The Green Knight

Who was the Green Knight?

The Green Knight was a character featured in the classic poem Sir Gawain and the Green Knight (fourteenth century) and its derivative The Green Knight (c. 1500). This knight came into Arthur’s hall and asked any one of his knights to trade blows.

Sir Gawain accepted this challenge and he was allowed to strike first. He cut off the Green Knight’s head. The latter calmly picked it up and told Gawain to meet him on New Year’s Morning for his turn.

On his way to this meeting, Gawain lodged with a lord and each agreed to give the other what he had obtained during each day of Gawain’s stay. On the first day, when the lord was out hunting, Gawain received a kiss from his wife which was duly passed on. On the second day, he received a brace of kisses which were also passed on. On the third day he was given three kisses and some green lace which would magically protect him, but only the three kisses were passed on.

The Green Knight is most often and closely associated with the classic poem Sir Gawain and the Green Knight.

Having left the lord’s residence, Gawain arrived at the Green Chapel where he was to meet the Green Knight. He knelt for the blow. The Green Knight aimed three blows at Gawain, but the first two did not make contact and the third but lightly cut his neck.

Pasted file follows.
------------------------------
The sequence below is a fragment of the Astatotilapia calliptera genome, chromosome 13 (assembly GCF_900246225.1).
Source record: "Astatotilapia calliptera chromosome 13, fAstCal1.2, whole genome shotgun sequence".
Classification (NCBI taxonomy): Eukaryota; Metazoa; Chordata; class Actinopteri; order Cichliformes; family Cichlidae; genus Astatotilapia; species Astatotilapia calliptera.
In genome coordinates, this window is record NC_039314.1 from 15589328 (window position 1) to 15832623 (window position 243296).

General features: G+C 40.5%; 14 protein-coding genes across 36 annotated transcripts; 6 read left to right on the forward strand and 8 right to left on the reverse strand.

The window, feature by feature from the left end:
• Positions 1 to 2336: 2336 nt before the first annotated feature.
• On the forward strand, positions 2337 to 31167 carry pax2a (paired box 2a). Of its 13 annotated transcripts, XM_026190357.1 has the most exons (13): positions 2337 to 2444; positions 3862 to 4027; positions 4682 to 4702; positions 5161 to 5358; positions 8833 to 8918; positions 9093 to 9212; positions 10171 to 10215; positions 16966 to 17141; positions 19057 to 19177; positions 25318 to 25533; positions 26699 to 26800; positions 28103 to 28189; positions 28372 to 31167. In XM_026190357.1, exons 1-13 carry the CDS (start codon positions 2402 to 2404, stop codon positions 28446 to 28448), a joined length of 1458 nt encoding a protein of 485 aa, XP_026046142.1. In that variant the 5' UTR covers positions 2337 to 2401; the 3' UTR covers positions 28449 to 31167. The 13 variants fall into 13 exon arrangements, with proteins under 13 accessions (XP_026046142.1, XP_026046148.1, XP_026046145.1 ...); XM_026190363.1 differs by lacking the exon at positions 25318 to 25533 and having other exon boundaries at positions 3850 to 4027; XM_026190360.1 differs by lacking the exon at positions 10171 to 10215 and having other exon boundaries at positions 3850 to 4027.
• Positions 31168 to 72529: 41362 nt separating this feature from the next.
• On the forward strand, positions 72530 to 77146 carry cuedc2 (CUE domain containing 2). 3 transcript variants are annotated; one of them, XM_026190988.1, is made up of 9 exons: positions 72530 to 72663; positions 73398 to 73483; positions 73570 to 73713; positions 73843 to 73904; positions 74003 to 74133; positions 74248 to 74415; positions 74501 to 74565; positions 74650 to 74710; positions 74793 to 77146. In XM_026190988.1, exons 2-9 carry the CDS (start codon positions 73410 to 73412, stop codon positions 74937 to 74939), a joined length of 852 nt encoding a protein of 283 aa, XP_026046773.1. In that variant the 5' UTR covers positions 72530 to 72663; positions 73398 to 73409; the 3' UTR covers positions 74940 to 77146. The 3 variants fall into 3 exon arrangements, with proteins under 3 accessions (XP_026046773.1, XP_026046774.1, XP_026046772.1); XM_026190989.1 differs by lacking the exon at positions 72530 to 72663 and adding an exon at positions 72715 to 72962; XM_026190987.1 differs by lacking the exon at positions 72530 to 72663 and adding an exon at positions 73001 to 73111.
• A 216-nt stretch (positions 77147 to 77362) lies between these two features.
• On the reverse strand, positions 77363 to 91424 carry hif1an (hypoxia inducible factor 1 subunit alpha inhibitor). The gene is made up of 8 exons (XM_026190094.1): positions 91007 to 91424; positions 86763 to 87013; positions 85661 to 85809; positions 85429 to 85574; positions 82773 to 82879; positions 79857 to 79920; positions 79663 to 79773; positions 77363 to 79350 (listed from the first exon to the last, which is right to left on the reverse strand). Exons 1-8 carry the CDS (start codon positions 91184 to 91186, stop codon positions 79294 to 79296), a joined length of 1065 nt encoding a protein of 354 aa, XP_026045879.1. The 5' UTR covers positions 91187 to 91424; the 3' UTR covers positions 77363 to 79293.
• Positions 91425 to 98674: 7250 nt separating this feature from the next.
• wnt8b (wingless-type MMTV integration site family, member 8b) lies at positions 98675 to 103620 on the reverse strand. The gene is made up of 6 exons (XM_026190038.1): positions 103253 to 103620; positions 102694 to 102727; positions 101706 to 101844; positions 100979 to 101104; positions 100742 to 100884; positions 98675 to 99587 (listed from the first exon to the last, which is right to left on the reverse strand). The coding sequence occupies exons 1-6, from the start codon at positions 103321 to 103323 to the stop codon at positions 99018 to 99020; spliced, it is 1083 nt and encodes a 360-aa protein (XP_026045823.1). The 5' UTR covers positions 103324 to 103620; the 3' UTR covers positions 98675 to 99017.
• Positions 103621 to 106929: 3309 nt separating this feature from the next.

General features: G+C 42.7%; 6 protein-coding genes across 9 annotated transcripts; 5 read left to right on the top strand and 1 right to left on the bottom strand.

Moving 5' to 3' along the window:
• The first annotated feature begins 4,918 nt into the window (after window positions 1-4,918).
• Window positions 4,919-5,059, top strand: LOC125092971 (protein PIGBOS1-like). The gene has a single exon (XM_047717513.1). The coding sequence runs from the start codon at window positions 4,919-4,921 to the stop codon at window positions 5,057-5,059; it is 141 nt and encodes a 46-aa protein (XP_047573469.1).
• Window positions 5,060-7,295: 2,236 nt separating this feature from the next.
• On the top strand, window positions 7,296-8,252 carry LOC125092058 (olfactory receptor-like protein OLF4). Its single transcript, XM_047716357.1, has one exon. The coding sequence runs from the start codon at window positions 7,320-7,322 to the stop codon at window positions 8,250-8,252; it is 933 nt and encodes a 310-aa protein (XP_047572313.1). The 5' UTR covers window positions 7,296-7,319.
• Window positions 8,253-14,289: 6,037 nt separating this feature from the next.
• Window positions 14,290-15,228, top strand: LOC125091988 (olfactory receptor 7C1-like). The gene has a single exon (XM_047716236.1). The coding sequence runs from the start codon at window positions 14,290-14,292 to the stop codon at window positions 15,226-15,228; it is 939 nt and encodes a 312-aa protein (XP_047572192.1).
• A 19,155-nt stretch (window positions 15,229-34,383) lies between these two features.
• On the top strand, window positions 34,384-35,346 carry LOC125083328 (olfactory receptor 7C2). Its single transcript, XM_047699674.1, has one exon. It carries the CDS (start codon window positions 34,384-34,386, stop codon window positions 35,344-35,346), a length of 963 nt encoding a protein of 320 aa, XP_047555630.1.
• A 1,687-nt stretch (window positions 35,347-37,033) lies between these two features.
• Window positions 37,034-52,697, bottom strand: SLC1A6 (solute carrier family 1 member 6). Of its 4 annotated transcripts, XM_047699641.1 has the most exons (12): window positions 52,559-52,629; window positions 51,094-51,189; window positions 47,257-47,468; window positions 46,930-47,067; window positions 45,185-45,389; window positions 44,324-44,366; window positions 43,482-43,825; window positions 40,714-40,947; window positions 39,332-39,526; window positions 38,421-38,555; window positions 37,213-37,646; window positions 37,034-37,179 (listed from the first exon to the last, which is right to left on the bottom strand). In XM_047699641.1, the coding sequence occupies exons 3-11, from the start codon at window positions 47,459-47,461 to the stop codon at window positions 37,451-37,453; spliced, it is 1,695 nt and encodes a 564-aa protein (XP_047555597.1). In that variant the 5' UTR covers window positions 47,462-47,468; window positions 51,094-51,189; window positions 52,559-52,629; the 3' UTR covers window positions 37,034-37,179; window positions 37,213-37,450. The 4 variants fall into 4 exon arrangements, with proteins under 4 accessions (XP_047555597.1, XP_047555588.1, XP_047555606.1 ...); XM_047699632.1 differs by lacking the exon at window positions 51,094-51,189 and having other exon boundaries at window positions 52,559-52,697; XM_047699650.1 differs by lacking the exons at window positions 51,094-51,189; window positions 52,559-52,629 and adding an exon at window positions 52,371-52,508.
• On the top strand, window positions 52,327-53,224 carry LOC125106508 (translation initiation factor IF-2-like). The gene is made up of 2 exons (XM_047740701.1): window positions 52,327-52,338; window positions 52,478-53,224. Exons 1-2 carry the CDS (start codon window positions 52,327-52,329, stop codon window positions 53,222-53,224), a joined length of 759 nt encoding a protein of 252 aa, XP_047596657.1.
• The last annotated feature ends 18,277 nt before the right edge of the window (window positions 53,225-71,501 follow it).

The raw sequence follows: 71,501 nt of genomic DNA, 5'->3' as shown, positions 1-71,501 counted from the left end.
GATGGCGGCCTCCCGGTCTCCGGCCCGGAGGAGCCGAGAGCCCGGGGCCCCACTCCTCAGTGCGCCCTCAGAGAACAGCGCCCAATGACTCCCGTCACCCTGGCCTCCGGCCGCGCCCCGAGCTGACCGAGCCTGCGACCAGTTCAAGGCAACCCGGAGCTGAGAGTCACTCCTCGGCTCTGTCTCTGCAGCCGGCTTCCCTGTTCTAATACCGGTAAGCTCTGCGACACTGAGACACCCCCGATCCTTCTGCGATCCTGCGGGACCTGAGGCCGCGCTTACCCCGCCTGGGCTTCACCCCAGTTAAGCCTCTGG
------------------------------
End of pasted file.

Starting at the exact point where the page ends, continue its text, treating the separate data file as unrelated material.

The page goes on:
The Green Knight turned out to be the lord with whom he had been staying and he said he would not have cut Gawain at all had the latter told him about the lace. The Green Knight was called Bertilak and he lived at Castle Hutton. The tale bears a striking resemblance to an Irish narrative in which Cu Roi takes the part of the Green Knight and Cuchullain that of Gawain. The Green Knight may have been the Green Man, a wild man featured on inn signboards whose effigy was carried in civic processions.

*Sir Pertolepe was also called the Green Knight, and he was defeated by Sir Gareth.

The Green Knight preparing to battle Sir Beaumains in N. C. Wyeth’s illustration for Sidney Lanier’s The Boy’s King Arthur: Sir Thomas Malory’s History of King Arthur and His Knights of the Round Table (1922)